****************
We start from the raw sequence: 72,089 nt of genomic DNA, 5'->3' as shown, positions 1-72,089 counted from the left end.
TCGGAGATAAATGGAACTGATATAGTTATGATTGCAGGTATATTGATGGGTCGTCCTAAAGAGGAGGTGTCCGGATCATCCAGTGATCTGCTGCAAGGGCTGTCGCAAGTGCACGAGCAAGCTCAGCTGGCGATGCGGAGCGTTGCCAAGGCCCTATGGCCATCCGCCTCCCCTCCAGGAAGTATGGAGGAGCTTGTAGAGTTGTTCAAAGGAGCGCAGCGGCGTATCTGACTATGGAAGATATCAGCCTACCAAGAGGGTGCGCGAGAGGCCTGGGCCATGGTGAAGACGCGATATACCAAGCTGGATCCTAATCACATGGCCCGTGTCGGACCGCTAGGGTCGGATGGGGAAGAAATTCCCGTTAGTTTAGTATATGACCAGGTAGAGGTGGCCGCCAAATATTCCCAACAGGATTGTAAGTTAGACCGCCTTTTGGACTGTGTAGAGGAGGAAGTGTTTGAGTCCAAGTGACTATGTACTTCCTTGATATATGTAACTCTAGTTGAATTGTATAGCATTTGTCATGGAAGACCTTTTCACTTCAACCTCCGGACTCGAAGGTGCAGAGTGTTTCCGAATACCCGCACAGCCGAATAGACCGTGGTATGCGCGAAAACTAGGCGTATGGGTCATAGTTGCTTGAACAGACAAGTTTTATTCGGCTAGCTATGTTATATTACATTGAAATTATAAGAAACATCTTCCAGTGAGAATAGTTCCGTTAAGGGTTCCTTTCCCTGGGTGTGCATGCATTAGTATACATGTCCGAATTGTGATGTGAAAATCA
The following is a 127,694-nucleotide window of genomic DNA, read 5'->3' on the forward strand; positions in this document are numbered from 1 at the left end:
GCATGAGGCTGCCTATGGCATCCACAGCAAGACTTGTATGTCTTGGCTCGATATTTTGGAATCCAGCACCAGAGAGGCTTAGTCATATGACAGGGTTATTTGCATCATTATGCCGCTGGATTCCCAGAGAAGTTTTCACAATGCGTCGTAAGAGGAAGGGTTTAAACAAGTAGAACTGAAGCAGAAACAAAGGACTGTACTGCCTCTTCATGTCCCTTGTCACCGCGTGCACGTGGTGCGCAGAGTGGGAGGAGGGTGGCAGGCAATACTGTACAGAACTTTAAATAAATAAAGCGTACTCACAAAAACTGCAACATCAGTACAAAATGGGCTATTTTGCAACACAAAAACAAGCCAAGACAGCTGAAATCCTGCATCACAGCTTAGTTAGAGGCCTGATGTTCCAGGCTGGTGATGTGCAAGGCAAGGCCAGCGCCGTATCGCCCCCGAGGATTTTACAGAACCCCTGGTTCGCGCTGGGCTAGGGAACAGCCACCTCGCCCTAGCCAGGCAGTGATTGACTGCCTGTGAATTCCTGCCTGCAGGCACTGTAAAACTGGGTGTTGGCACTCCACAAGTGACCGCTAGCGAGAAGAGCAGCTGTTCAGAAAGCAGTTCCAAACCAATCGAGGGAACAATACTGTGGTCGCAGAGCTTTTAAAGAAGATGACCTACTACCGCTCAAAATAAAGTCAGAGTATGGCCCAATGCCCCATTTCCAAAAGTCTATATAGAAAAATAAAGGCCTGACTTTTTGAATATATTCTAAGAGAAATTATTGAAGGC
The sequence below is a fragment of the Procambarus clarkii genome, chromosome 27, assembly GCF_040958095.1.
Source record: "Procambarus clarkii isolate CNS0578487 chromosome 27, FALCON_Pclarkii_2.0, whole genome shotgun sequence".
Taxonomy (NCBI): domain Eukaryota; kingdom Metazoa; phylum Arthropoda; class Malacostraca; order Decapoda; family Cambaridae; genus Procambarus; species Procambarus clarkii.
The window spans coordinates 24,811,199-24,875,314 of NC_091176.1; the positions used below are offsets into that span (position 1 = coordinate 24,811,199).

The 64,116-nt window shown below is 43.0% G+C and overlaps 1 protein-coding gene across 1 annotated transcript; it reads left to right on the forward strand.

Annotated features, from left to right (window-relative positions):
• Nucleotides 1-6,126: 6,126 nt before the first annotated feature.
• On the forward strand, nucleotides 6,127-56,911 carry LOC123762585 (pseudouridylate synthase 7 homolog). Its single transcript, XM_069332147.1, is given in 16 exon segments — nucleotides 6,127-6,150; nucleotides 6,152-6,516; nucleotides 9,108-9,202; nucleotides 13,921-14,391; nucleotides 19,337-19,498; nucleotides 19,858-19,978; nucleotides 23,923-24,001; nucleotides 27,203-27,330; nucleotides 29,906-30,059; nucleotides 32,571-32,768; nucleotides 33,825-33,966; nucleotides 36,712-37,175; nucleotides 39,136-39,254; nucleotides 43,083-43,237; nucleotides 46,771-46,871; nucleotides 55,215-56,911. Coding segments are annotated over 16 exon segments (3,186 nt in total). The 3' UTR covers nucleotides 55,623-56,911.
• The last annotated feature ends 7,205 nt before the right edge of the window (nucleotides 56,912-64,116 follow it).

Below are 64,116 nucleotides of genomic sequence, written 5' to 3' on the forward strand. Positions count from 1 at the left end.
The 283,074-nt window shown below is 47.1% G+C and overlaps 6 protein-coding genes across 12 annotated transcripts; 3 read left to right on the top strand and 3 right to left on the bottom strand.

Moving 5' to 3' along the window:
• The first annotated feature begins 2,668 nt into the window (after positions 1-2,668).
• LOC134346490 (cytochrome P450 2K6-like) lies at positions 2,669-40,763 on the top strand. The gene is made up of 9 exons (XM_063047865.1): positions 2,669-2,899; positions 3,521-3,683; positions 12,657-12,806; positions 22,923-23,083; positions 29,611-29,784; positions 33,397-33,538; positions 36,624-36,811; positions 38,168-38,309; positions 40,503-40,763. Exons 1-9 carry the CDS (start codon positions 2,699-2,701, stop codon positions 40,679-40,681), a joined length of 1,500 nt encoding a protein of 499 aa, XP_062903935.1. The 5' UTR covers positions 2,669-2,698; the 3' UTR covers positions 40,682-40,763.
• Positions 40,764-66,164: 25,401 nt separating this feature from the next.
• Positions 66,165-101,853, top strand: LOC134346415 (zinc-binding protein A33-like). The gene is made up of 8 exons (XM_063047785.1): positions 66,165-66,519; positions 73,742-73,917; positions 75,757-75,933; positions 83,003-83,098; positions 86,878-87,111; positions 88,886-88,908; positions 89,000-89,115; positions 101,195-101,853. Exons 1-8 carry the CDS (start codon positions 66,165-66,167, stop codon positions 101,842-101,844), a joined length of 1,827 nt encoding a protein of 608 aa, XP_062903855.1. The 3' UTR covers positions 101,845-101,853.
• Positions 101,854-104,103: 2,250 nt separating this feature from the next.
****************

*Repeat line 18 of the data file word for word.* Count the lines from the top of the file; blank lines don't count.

• LOC134346490 (cytochrome P450 2K6-like) lies at positions 2,669-40,763 on the top strand. The gene is made up of 9 exons (XM_063047865.1): positions 2,669-2,899; positions 3,521-3,683; positions 12,657-12,806; positions 22,923-23,083; positions 29,611-29,784; positions 33,397-33,538; positions 36,624-36,811; positions 38,168-38,309; positions 40,503-40,763. Exons 1-9 carry the CDS (start codon positions 2,699-2,701, stop codon positions 40,679-40,681), a joined length of 1,500 nt encoding a protein of 499 aa, XP_062903935.1. The 5' UTR covers positions 2,669-2,698; the 3' UTR covers positions 40,682-40,763.